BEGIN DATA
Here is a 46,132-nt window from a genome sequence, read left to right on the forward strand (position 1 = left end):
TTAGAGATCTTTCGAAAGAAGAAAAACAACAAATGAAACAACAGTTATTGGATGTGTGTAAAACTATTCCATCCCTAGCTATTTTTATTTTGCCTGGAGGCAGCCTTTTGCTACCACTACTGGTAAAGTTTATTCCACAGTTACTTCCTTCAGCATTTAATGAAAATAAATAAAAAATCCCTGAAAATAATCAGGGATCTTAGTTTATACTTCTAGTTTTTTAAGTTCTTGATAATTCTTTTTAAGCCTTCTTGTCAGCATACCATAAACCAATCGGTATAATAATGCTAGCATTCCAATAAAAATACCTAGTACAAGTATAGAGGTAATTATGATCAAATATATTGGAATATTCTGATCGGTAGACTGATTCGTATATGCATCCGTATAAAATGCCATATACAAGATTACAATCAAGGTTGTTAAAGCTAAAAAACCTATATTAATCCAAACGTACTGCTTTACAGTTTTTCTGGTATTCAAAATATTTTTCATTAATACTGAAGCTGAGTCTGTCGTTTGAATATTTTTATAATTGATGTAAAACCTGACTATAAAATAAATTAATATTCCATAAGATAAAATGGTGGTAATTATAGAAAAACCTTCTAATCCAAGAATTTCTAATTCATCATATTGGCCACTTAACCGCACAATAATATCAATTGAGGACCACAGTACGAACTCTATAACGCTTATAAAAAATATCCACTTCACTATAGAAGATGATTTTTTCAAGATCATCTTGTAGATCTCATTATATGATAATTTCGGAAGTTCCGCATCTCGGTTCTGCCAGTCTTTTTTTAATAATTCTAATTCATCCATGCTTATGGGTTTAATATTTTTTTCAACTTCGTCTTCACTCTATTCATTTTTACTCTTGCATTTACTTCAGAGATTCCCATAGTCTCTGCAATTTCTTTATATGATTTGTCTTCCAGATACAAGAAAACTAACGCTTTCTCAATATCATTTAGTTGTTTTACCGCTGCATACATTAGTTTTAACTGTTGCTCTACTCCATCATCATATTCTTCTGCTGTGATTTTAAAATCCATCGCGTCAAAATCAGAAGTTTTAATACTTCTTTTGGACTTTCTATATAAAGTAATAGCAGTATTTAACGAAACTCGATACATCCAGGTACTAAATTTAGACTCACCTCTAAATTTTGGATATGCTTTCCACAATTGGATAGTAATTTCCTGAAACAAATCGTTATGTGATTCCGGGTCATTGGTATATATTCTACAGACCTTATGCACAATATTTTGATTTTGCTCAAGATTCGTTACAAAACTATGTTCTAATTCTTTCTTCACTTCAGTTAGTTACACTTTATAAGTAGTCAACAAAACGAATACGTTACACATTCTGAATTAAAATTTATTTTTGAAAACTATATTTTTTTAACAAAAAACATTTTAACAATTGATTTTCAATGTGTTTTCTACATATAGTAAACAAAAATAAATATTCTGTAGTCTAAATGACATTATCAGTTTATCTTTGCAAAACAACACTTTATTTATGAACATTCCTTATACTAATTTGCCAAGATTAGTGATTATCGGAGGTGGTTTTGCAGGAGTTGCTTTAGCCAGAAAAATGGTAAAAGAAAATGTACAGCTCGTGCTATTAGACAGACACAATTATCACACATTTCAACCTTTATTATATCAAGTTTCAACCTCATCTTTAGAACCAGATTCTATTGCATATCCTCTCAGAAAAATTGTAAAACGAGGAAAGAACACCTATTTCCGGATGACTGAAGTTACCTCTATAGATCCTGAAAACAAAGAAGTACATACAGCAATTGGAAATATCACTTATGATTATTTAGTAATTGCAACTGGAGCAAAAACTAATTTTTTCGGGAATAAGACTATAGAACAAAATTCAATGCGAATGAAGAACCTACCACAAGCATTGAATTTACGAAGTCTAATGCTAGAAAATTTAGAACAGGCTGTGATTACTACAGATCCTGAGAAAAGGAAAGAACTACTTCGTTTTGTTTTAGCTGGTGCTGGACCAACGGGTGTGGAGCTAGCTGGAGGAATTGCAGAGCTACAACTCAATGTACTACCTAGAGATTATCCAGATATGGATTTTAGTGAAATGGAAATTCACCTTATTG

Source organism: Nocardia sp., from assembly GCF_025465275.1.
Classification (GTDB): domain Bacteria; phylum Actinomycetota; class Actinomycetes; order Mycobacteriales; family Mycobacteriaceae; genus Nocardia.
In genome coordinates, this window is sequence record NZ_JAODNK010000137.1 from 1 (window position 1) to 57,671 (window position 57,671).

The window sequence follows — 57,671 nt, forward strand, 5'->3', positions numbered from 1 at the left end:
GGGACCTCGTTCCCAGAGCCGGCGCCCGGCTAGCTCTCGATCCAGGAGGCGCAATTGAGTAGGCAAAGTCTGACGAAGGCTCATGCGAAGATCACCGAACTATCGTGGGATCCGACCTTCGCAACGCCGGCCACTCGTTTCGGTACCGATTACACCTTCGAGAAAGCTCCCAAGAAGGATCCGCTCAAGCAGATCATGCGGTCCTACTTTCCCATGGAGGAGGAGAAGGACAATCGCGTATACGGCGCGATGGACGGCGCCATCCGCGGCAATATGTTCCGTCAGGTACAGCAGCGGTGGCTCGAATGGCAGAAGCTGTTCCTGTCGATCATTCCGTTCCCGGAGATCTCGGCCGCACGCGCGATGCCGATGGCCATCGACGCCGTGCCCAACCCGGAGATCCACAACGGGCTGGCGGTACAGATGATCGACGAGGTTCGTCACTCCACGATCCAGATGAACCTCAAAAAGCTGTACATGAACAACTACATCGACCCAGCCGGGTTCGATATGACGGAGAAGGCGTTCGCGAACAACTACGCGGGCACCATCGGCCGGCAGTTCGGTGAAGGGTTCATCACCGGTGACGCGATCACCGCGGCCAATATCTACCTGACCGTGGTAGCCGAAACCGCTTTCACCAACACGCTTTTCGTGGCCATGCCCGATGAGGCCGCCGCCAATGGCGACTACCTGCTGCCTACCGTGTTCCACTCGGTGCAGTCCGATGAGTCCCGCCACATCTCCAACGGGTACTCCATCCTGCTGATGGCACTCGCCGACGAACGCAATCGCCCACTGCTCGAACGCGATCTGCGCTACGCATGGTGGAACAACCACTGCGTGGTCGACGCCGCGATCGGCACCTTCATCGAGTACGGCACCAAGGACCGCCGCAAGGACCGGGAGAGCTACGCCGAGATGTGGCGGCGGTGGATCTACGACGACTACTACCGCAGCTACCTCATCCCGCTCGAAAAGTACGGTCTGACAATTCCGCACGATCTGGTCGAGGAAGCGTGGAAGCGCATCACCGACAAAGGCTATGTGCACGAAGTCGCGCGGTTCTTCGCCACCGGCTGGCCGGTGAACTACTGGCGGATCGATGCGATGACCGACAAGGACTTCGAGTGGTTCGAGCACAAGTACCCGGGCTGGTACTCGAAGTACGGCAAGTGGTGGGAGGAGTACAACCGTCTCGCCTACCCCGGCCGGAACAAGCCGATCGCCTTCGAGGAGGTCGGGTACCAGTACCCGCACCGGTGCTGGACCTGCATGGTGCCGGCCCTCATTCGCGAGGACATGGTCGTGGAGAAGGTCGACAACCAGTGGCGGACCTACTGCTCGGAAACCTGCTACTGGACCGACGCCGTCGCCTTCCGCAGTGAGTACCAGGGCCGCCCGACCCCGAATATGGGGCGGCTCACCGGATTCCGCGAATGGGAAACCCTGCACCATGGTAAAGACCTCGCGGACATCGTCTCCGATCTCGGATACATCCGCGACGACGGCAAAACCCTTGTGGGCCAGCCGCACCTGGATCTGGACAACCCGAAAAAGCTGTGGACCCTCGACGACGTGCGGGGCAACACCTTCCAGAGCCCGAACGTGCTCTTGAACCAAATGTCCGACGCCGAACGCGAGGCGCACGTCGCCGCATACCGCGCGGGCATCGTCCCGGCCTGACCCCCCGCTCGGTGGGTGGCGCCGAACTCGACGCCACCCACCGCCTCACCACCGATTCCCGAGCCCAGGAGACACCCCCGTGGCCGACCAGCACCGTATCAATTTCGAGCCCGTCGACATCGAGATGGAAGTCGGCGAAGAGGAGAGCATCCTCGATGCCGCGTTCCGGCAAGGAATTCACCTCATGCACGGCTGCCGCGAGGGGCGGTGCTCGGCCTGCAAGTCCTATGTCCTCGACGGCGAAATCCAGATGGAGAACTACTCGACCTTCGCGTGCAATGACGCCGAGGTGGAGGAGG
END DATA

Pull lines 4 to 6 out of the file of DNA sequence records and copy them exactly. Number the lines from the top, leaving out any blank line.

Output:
Classification (GTDB): domain Bacteria; phylum Actinomycetota; class Actinomycetes; order Mycobacteriales; family Mycobacteriaceae; genus Nocardia.
In genome coordinates, this window is sequence record NZ_JAODNK010000137.1 from 1 (window position 1) to 57,671 (window position 57,671).

The window sequence follows — 57,671 nt, forward strand, 5'->3', positions numbered from 1 at the left end: